basketmatosflowerThe tomatoes, which are the variety “Tumbling Tom” have taken off so well that, as you can see from this photo, they are all starting to flower. It’s not even JUNE yet. This is GREAT. We’ll have fresh tomatoes and basil before we know it.

Another experiment with containers is growing leaf lettuce. Now, I started this mix so that I’d have plants to plant in the basket, rather than just throwing the seeds in. This has worked really well also. I was inspired to do this by seeing a photo posted of a small globe basket planter which had been planted all over with different colored leaf lettuces. Mine is just in the top.basketlettucetop

But, just as another experiment, I figured I’d try growing some of the lettuce plants around the sides of the tomato baskets as well. Frankly, what I did was to just poke a little hole in the sides of the baskets (a pencil would work as well; I used my fingers), insert the lettuce plants and firm down some planting mix around the roots on the inside. If I were going to try to reproduce the globe basket planter trick, what I’d do is fill up each half of the planter with mix and put something like a piece of plastic or heavy cardboard over the circular opening and hold it down (wire? duct tape). Then, I’d flip it over and make holes all over the basket on the bottom, insert my lettuce plants, give it a good soak and leave it, plastic (or cardboard) facing down, for a week to setting the plants in and give them time to put out more roots to firm themselves. After that, I’d take the plastic/cardboard off and fasten the two halves of the globe together again and hang it up!! But for the moment, what you get to see are my little experiments. basketlettuce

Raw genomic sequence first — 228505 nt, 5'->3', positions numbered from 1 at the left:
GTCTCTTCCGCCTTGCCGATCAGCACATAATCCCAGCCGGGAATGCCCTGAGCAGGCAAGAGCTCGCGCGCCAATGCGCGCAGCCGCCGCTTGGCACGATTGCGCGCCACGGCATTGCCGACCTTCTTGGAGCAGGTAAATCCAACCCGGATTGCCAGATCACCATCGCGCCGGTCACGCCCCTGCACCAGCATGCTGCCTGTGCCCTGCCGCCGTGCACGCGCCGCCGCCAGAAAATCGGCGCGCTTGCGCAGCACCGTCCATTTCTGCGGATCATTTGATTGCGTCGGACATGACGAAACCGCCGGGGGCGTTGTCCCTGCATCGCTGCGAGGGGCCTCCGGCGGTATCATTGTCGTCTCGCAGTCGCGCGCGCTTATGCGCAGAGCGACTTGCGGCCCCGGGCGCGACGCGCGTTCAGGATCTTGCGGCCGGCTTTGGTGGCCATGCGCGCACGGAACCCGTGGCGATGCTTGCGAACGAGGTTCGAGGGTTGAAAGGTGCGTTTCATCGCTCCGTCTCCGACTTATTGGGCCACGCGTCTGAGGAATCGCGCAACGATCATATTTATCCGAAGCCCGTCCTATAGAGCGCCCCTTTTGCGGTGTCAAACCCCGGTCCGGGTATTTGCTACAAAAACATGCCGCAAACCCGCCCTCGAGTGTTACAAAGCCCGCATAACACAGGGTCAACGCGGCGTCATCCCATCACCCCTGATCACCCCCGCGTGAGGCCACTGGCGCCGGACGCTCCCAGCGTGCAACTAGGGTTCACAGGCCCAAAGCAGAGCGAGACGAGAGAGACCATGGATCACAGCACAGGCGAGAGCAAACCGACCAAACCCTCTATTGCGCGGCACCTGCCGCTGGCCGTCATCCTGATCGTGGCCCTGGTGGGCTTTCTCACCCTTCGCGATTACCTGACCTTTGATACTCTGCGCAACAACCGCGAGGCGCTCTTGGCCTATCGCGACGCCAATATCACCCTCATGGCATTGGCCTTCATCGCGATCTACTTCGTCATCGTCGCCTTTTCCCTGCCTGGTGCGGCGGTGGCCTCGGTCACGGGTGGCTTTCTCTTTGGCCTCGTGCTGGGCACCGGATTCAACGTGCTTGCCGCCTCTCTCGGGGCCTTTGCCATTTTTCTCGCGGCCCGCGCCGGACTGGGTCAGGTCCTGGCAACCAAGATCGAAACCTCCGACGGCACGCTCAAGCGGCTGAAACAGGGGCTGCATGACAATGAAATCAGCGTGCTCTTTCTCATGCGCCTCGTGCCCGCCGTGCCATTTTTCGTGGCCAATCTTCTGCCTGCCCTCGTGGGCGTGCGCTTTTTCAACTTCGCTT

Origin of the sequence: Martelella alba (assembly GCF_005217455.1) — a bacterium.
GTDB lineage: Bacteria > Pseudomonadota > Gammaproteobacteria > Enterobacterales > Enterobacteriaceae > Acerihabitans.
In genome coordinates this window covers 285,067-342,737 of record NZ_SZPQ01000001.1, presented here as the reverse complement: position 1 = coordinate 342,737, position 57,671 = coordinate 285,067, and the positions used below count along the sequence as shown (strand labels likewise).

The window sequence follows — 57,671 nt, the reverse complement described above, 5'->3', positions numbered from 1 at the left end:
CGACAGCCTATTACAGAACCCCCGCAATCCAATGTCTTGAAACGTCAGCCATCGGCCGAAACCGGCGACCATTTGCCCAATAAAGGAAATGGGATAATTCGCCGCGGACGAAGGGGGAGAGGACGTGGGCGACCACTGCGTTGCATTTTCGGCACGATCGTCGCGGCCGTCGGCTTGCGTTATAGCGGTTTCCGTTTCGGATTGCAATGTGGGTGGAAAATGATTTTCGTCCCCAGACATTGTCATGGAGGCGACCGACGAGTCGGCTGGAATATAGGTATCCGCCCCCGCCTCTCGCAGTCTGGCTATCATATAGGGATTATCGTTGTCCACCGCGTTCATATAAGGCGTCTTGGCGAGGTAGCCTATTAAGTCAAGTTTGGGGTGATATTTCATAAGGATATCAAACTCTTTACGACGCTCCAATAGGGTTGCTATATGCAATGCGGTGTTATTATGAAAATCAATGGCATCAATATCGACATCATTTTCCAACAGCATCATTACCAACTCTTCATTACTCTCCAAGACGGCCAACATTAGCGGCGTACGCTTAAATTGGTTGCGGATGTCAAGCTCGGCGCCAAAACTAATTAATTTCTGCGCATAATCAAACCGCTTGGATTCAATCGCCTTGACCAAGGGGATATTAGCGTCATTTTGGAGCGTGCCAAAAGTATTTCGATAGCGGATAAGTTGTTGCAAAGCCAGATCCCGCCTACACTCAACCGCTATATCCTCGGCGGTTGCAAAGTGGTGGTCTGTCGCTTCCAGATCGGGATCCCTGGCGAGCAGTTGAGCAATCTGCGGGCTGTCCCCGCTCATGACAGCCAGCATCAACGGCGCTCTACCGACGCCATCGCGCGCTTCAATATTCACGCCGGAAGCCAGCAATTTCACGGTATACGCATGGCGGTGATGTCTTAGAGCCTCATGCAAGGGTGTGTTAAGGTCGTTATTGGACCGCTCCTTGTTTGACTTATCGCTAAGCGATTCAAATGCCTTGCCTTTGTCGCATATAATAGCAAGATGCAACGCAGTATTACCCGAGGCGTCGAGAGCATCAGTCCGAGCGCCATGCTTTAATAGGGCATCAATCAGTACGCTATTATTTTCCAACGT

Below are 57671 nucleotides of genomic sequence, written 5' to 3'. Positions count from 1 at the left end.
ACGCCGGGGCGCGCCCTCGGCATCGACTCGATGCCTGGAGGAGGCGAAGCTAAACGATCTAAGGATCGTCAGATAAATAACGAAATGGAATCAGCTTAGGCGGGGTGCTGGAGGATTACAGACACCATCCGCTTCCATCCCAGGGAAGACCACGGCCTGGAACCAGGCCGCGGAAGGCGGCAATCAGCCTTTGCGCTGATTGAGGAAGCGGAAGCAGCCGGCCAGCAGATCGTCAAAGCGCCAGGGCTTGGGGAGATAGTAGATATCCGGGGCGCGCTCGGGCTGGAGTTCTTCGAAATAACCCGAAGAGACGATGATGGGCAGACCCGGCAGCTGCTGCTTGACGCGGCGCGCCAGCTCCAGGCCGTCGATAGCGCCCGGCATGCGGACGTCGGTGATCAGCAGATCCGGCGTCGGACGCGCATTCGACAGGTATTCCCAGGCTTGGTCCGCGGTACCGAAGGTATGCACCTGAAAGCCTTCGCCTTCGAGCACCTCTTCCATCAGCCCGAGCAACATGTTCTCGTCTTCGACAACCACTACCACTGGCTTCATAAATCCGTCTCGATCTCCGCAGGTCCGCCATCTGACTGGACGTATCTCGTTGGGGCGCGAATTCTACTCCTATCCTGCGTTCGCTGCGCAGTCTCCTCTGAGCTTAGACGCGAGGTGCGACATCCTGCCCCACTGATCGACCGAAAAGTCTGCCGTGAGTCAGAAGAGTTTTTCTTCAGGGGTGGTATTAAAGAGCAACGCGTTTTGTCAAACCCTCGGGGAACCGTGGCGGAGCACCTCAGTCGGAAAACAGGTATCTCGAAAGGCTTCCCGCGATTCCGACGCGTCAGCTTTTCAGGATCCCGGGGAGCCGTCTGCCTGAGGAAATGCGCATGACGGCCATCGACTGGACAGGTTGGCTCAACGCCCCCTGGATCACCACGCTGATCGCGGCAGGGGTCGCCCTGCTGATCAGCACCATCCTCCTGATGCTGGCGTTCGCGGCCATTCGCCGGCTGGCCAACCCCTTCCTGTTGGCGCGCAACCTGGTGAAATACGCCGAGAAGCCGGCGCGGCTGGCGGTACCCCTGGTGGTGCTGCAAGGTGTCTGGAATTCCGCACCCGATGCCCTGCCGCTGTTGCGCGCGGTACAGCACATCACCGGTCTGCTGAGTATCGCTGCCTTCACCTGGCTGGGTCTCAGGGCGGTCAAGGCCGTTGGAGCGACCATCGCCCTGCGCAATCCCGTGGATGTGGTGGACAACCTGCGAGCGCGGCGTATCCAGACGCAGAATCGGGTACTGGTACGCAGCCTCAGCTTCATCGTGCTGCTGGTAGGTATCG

What else is going on in the garden? Well, we are trialing four different types of garlic this year. As you may recall, we planted all of them in October (which is what works here), and by late April, all of them were up, but two of the four varieties did not look so good. They have caught up at this point, but what will be important will be the end of the trials, when we pull everything out and weigh what we’ve got (my favorite part). Best variety gets to stay.

Certain vegetables are not making any appearances this year – beans and carrots are two. We’ve got kohlrabi, swiss chard, pak choi, beets and onions in the garden. Potatoes – nyet. I’ve got another experiment to try in terms of growing squashes this year, using a frame; I’m hoping this works to keep them from sprawling all over the place and our having to keep whacking them back with the lawn mower before they eat the car.

Hope everyone is enjoying their gardens this year (well, except for the poor people in Texas and Oklahoma who probably can’t even find their gardens because of the rain and flooding and the folks out in California who are on water restrictions because they have no rain at all. All hail El Nino!)
Have a good week and eat something GREEN!!

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  1. Shiphrah says:

    Welcome back! It’s been a miserable spring in Maine, too. We’ve had weather whiplash here – snow on Saturday, 85 on Sunday, a balmy week, then 85 again on Saturday, 40 today. And it seems absolutely everyone has had an upper respiratory thing that hung on for weeks. I lost most of May myself.

    Which is by way of saying we’ve missed you and been worried.

  2. htwollin says:

    Not to worry about me, I’m the “Woman of Steel” (tm pending and all that). At this rate, I’m thinking that the only tomatoes I’m going to get are the ones in these baskets because, if more frosts threaten (yes, I know it’s June, but dayam, it’s COLD), I can just bring ’em into the greenhouse overnight.